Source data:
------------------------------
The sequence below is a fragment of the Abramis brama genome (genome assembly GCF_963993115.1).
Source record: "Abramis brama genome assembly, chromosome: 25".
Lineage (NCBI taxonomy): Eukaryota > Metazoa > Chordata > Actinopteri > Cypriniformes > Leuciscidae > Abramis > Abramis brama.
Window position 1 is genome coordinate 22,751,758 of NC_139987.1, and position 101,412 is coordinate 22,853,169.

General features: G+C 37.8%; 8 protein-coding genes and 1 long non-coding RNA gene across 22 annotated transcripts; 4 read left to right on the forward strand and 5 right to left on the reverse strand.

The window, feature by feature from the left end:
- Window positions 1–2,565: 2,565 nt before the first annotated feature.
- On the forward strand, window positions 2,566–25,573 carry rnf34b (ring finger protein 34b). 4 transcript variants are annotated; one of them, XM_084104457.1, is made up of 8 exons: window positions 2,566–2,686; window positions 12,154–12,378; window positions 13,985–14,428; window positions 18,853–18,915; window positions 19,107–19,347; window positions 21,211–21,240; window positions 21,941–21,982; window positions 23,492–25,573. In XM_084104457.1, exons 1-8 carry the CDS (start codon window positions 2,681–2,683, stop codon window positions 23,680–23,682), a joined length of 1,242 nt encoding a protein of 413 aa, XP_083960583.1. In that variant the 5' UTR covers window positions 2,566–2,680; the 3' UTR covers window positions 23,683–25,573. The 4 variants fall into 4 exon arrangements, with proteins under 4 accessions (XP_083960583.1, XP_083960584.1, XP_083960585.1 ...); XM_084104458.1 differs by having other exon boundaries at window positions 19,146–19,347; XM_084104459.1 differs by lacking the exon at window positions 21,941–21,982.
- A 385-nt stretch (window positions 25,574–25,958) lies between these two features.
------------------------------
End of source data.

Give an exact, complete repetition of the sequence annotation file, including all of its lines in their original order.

The sequence below is a fragment of the Abramis brama genome (genome assembly GCF_963993115.1).
Source record: "Abramis brama genome assembly, chromosome: 25".
Lineage (NCBI taxonomy): Eukaryota > Metazoa > Chordata > Actinopteri > Cypriniformes > Leuciscidae > Abramis > Abramis brama.
Window position 1 is genome coordinate 22,751,758 of NC_139987.1, and position 101,412 is coordinate 22,853,169.

General features: G+C 37.8%; 8 protein-coding genes and 1 long non-coding RNA gene across 22 annotated transcripts; 4 read left to right on the forward strand and 5 right to left on the reverse strand.

The window, feature by feature from the left end:
- Window positions 1–2,565: 2,565 nt before the first annotated feature.
- On the forward strand, window positions 2,566–25,573 carry rnf34b (ring finger protein 34b). 4 transcript variants are annotated; one of them, XM_084104457.1, is made up of 8 exons: window positions 2,566–2,686; window positions 12,154–12,378; window positions 13,985–14,428; window positions 18,853–18,915; window positions 19,107–19,347; window positions 21,211–21,240; window positions 21,941–21,982; window positions 23,492–25,573. In XM_084104457.1, exons 1-8 carry the CDS (start codon window positions 2,681–2,683, stop codon window positions 23,680–23,682), a joined length of 1,242 nt encoding a protein of 413 aa, XP_083960583.1. In that variant the 5' UTR covers window positions 2,566–2,680; the 3' UTR covers window positions 23,683–25,573. The 4 variants fall into 4 exon arrangements, with proteins under 4 accessions (XP_083960583.1, XP_083960584.1, XP_083960585.1 ...); XM_084104458.1 differs by having other exon boundaries at window positions 19,146–19,347; XM_084104459.1 differs by lacking the exon at window positions 21,941–21,982.
- A 385-nt stretch (window positions 25,574–25,958) lies between these two features.